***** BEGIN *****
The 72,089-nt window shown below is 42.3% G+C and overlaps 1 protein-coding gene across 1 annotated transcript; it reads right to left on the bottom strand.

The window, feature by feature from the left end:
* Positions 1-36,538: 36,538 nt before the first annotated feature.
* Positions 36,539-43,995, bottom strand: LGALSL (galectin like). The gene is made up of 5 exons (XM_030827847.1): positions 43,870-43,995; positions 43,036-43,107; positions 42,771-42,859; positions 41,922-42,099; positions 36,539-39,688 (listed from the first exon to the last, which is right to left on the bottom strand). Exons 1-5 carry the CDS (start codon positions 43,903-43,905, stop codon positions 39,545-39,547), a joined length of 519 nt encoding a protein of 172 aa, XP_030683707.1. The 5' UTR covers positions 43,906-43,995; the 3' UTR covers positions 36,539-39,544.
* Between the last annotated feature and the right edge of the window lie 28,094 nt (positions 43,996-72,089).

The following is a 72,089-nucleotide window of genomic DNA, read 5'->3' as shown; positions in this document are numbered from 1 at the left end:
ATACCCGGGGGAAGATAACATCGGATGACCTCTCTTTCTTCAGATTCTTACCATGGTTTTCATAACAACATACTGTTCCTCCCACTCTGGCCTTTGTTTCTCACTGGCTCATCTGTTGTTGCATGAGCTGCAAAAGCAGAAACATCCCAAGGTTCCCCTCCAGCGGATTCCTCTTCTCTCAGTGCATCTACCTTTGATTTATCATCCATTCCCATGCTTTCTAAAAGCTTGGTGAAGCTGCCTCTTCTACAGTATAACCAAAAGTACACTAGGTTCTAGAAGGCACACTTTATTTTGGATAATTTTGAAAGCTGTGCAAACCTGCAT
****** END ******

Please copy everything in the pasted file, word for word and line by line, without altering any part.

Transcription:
The 72,089-nt window shown below is 42.3% G+C and overlaps 1 protein-coding gene across 1 annotated transcript; it reads right to left on the bottom strand.

The window, feature by feature from the left end:
* Positions 1-36,538: 36,538 nt before the first annotated feature.
* Positions 36,539-43,995, bottom strand: LGALSL (galectin like). The gene is made up of 5 exons (XM_030827847.1): positions 43,870-43,995; positions 43,036-43,107; positions 42,771-42,859; positions 41,922-42,099; positions 36,539-39,688 (listed from the first exon to the last, which is right to left on the bottom strand). Exons 1-5 carry the CDS (start codon positions 43,903-43,905, stop codon positions 39,545-39,547), a joined length of 519 nt encoding a protein of 172 aa, XP_030683707.1. The 5' UTR covers positions 43,906-43,995; the 3' UTR covers positions 36,539-39,544.
* Between the last annotated feature and the right edge of the window lie 28,094 nt (positions 43,996-72,089).

The following is a 72,089-nucleotide window of genomic DNA, read 5'->3' as shown; positions in this document are numbered from 1 at the left end:
ATACCCGGGGGAAGATAACATCGGATGACCTCTCTTTCTTCAGATTCTTACCATGGTTTTCATAACAACATACTGTTCCTCCCACTCTGGCCTTTGTTTCTCACTGGCTCATCTGTTGTTGCATGAGCTGCAAAAGCAGAAACATCCCAAGGTTCCCCTCCAGCGGATTCCTCTTCTCTCAGTGCATCTACCTTTGATTTATCATCCATTCCCATGCTTTCTAAAAGCTTGGTGAAGCTGCCTCTTCTACAGTATAACCAAAAGTACACTAGGTTCTAGAAGGCACACTTTATTTTGGATAATTTTGAAAGCTGTGCAAACCTGCAT